Creator of the new story-driven scuba diving exploration title, Reef Shot, Łukasz Pleśniarowicz speaks to TPG about various aspects to development and the industry. You will learn about his love RPGs and tabletop war games, how a talk at GDC lead to inspiration, the process of pitching Reef Shot, plus much more.
Please tell us a little bit about yourself and your role with the development of Reef Shot.
My name is Łukasz Pleśniarowicz, at Nano Games I’m the game designer, so with Reef Shot I was responsible for the gameplay, story and just a bit of everything else. Privately, except from being a gamer, I’m also a member of a historical reenactment NGO involved in some education projects.
How did you get started in developing PC games?
Before I started working in gamedev, creating game mechanics and settings for RPGs and tabletop wargames had been my number one hobby. Experience with those amateur and fan projects and a bit of luck – I already knew Nano Games’ co-founder Michał Litworowski who was looking for a game designer to join the team – let me turn the hobby into a dream job.
Where did the idea for Reef Shot come from?
We wanted Reef Shot to appeal to players looking for a different experience, who wanted to relax, or play with their families. The topic of underwater photography seemed to work very well with that, still letting us keep some action elements to make it all more engaging for the player. The idea to build the plot around the El Dorado legend and Mayan culture came next. Some discoveries were made where the game takes place, on Robinson Crusoe Island, and while most scientists are skeptical, some think that what was found there were traces of the Maya civilization. We felt some mystery would make the adventure even more fun.
What are some of the successes and failures you learned from in developing Reef Shot?
I definitely learned that some decisions you have to make are surprisingly hard, like giving up on a feature that seemed fine at first but didn’t really fit the game. On the other hand it’s worth trying different approaches to problems, because solutions might come when you least expect them. We also found out that when you create a rather non-standard mix – a relaxing and mysterious atmosphere plus an action-adventure gameplay with a story taking place under water etc. – it might be hard to explain the game to your target audience, because it’s more difficult to define it by standard genres or find references easily.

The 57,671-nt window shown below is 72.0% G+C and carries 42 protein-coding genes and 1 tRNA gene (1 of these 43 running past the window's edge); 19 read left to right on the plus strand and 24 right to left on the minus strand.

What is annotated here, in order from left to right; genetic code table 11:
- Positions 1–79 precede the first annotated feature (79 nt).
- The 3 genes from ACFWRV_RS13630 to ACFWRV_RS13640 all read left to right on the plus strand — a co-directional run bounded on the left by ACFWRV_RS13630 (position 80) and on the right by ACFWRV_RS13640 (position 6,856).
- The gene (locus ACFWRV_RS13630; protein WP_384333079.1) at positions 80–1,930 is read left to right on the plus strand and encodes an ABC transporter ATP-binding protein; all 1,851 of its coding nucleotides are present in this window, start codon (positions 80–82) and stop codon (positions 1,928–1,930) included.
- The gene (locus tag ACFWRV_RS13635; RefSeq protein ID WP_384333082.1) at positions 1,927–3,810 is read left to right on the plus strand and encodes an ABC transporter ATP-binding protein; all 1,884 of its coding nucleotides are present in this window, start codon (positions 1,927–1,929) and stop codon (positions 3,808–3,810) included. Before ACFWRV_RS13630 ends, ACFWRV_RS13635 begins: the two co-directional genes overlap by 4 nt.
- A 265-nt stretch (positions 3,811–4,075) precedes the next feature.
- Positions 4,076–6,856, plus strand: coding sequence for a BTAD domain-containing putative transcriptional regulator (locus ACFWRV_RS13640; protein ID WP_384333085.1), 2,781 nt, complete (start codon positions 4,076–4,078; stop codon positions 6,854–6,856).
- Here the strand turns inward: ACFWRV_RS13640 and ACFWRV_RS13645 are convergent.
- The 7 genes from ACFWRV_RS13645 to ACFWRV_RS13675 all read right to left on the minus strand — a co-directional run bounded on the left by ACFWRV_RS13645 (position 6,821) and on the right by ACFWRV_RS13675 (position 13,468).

In its current form, how close is Reef Shot to your initial vision?
To be honest, it’s pretty different. We did start off with the concept of an underwater adventure game, but during the development, it grew and changed quite a lot. The plot that was created later in the process influenced the whole game significantly, I think. Especially after we got inspired by a talk by Kellee Santiago at GDC 2011. She talked about thatgamecompany’s experiences with innovative gameplay and messages games are able to carry, so we followed that inspiration with Reef Shot’s Mayan prophecy theme. That also convinced us that it might be worth it to try some new and different things in our game.
Some devs admitted their games were too hard upon release because they became experts as they developed the game. Talk about setting the difficulty levels for Reef Shot and if you faced a similar challenge.
I have played Reef Shot so much I think I could give it a try with my eyes closed, so yes – I had to remind myself not to make it too difficult. Especially that difficulty was not what we wanted Reef Shot to be all about. That is why we introduced different types of cameras so that the player has time to learn, gradually becoming better and better before the challenges become more difficult.
Were there any challenges you faced in ensuring Reef Shot would run on the various PC system configurations?
That was definitely one of the concerns for us in terms of technology. We wanted to ensure that the game would not be very demanding and run smoothly on older or weaker PCs and laptops. Testing took some time and effort, but I think we managed to check a lot of different configurations and the game’s requirements should satisfy you, even if your PC is not a typical gaming machine.
Please talk about developing the art style, level design and music for Reef Shot.
We wanted to create a realistic environment, make both the underwater life and sunken artifacts look convincing. So the development of art style and levels required quite a lot of research of marine life and South American history and culture, which turned out to be quite rewarding. We are also proud of the soundtrack which creates different atmosphere for every level, from cheerful to somewhat darker and mysterious. When you’re an independent developer, I think the hard part is getting noticed with your game. New great games appear all the time and various ways of distribution we have now make it easier to publish them, but it’s fairly easy to disappear in the crowd.
How did you go about funding Reef Shot and did you receive financial or emotional support from friends and family?
Well, some of us are actual family and some were friends before Nano Games, and the studio was founded by two brothers-in-law, so in a way it was a family matter. But as a company what we are aiming at is on one hand remaining an independent developer, on the other building a professional studio, which did mean taking some financial risks as a business when developing Reef Shot. Releasing the game and building a team were our first goals and reaching them makes us very proud.
Tell us about the process of submitting Reef Shot to the various digital distribution platforms and if you encountered resistance in doing so.